Friday, August 29, 2008

Diary: August 1996.

This month struck me as I climbed out of a dizzy and wonderful summer. This summer I had participated in the restaging of The Seventh Dream at Flint Youth Theatre, attended the Reynold's Young Writers Workshop in Granville, Ohio, came back just in time to see the Smashing Pumpkins in concert with my best friend, got a crush on a girl, took a trig class at Mott college, played Friend Hare in FYT's version of Bambi, and started dating a 16-year old named Lori. And all this was before August.

August got off to a rocky start.

First, I broke up with Lori on my birthday. She attributed this to very selfish and sitcommy motives which I will not connect to a full explication, except to say that while my motives were pure (we had nothing in common), I could not have had worse timing. But what was I supposed to do; we'd only been dating for about two weeks. This led to only the second major argument I'd ever had with Paul since we'd become friends six years before, but we patched things up pretty quickly. Lori seemingly forgave me too, though there was an Act II to follow later that winter.

Second, one day early on in the month, my mom decided to drive out to Blue Lake Fine Arts Camp to pick up my brother and sister and to hear them in concert. On the way I was reading the Hopes and Dreams guide to the University of Chicago. Now I knew that I wanted to go to college in Chicago, but I'd always had a strong pro-Northwestern bias because I'd heard such rave reviews of its theater department. I almost wrote off the U of C at once, because I heard that there were stringent core math requires there, and ever since I'd flunked math twice (for marking periods) in eighth grade, math left kind of an icky taste in my mouth. All this changed when I picked up Hopes and Dreams. The rhetoric was entirely different from anything I'd ever encountered before, and the stress was on the enterprise of learning and critical austerity. It conveyed a hunger that encompassed and went beyond the more straightforward practicalities of almost every other school I considered, and yet it still seemed more grounded in the realities of the world than some of my other choices: Sarah Lawrence and Kalamazoo. I had a nice conversation with my mom about all this, and by the time we got home, late that night, I felt as if I'd made up my mind already.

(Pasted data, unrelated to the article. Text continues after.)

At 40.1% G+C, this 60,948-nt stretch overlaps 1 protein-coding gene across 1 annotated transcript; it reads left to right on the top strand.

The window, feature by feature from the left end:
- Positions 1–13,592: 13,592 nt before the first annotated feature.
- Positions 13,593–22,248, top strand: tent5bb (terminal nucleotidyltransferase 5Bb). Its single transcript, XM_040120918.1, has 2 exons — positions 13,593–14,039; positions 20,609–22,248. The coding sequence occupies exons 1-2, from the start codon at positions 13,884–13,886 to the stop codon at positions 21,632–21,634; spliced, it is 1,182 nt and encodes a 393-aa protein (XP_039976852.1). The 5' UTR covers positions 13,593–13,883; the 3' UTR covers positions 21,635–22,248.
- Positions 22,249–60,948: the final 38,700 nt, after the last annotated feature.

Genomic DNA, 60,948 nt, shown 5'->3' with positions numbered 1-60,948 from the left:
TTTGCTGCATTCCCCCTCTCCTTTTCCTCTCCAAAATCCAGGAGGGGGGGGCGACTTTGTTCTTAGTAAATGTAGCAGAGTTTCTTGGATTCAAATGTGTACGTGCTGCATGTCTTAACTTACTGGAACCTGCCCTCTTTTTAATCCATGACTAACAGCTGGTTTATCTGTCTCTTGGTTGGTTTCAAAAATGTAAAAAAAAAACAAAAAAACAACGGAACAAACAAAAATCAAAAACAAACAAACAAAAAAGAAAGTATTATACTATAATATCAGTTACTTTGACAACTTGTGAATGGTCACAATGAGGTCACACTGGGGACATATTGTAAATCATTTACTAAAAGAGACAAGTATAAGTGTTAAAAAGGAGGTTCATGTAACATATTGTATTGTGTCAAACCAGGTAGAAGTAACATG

Third, some of the kids from that play and I spent the end of the summer driving around, playing Capture-the-Flag and drinking slurpees all over the Carmen-Ainsworth school district. It was an odd combination of people, myself, Bree, who had also been home-schooled, Josh the homophobe, another Josh the Überqueer, Demetrius who loved Madonna, Jessica the Republican, Perrico of the baseball bats, and at least a couple other strange and odd characters.

Summer felt more and more perfect the further it progressed.

Where were you in August 1996?

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